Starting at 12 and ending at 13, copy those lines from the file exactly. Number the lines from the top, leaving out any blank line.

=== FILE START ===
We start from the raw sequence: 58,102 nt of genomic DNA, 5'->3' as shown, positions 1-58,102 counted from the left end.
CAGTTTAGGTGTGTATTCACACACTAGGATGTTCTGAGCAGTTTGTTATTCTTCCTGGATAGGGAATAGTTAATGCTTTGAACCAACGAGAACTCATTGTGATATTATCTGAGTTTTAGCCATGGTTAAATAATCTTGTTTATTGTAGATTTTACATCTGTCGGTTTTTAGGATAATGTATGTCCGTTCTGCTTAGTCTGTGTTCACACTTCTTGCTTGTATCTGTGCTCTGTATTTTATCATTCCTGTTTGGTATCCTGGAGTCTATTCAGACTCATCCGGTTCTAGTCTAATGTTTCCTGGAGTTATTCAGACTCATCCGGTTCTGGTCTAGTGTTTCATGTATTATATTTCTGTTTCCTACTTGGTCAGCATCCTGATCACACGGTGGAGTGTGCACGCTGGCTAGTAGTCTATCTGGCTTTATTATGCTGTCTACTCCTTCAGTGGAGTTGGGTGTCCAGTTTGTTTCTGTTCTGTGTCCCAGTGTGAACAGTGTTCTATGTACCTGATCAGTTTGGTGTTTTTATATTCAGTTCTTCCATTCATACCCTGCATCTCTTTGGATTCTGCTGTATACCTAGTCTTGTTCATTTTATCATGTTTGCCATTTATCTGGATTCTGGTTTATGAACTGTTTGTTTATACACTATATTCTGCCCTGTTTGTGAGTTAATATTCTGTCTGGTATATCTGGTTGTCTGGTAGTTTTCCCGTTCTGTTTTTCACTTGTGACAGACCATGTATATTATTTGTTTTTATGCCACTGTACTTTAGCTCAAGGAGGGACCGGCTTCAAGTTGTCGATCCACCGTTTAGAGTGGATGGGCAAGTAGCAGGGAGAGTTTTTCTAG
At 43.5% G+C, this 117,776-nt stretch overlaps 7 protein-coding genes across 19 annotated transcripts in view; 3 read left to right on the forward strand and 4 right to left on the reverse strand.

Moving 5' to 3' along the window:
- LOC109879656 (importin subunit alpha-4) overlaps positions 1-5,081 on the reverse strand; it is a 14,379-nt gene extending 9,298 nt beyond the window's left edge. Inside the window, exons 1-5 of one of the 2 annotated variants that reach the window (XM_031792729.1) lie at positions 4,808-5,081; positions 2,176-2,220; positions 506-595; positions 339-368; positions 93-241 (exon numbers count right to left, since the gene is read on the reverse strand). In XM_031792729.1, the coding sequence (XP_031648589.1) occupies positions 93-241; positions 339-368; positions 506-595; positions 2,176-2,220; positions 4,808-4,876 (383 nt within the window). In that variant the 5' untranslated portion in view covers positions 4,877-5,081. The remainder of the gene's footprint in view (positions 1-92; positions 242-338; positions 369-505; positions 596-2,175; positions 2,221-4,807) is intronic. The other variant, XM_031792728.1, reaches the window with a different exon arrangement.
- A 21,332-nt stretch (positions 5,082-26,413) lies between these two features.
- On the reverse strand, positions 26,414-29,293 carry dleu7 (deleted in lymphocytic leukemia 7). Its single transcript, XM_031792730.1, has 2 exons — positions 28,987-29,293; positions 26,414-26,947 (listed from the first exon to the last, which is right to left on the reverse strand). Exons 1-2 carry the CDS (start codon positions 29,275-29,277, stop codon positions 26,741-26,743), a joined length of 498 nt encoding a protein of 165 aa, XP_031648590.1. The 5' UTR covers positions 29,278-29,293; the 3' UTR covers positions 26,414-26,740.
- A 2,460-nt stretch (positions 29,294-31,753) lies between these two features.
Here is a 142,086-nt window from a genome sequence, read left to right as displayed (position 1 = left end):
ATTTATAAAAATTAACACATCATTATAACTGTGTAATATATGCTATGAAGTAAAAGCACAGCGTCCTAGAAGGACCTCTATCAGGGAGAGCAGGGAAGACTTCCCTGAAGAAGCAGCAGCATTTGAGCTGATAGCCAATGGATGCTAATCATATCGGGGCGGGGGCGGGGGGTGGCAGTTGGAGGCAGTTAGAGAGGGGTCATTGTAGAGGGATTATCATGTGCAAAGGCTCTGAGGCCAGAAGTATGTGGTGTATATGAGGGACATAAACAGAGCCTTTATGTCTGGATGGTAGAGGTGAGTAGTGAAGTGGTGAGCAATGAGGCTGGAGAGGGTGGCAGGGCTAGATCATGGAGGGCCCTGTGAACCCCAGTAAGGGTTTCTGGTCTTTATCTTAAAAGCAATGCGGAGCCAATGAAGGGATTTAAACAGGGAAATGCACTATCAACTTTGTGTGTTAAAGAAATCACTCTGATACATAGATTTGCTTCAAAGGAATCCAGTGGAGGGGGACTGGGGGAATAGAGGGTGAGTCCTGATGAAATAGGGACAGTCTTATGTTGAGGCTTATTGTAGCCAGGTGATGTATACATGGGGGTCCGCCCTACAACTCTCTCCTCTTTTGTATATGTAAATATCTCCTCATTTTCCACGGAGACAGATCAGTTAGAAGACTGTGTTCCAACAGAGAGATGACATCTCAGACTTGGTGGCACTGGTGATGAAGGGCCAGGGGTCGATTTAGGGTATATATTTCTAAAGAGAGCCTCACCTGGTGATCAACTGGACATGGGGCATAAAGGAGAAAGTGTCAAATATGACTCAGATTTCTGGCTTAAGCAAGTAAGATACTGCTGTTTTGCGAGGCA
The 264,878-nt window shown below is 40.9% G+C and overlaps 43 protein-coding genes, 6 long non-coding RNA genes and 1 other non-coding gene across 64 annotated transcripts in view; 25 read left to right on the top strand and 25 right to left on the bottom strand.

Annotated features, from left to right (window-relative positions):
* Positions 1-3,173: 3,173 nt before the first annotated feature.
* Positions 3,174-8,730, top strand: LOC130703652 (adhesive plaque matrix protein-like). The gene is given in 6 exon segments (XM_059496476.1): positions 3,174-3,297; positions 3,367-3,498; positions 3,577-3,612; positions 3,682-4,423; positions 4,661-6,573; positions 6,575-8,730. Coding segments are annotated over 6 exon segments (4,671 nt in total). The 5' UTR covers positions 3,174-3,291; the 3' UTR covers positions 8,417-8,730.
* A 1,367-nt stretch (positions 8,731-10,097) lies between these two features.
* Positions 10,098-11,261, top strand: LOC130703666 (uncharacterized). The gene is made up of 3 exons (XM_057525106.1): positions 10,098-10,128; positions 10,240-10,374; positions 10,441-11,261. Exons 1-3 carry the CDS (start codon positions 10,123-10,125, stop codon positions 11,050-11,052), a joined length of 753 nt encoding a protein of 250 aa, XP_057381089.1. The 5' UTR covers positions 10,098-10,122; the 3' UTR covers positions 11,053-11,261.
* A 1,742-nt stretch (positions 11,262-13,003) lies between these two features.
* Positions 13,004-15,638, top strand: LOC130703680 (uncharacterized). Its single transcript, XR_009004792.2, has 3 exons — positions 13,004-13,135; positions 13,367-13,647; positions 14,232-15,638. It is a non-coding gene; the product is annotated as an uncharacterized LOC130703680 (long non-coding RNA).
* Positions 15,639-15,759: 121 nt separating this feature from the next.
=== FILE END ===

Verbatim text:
Annotated features, from left to right (window-relative positions):
* Positions 1-3,173: 3,173 nt before the first annotated feature.